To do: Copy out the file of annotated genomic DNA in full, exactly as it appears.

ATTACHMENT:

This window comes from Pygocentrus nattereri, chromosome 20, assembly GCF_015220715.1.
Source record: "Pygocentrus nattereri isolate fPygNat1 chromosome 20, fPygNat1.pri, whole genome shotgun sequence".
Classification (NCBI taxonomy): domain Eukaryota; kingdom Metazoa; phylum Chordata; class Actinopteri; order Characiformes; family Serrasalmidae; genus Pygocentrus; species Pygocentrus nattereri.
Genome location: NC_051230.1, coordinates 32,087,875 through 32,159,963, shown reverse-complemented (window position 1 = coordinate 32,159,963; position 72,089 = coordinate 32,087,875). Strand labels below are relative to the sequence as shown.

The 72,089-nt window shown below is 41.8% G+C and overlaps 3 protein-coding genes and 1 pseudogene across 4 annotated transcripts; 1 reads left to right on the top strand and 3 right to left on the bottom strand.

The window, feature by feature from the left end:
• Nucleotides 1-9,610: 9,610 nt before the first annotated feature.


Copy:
This window comes from Pygocentrus nattereri, chromosome 20, assembly GCF_015220715.1.
Source record: "Pygocentrus nattereri isolate fPygNat1 chromosome 20, fPygNat1.pri, whole genome shotgun sequence".
Classification (NCBI taxonomy): domain Eukaryota; kingdom Metazoa; phylum Chordata; class Actinopteri; order Characiformes; family Serrasalmidae; genus Pygocentrus; species Pygocentrus nattereri.
Genome location: NC_051230.1, coordinates 32,087,875 through 32,159,963, shown reverse-complemented (window position 1 = coordinate 32,159,963; position 72,089 = coordinate 32,087,875). Strand labels below are relative to the sequence as shown.

The 72,089-nt window shown below is 41.8% G+C and overlaps 3 protein-coding genes and 1 pseudogene across 4 annotated transcripts; 1 reads left to right on the top strand and 3 right to left on the bottom strand.

The window, feature by feature from the left end:
• Nucleotides 1-9,610: 9,610 nt before the first annotated feature.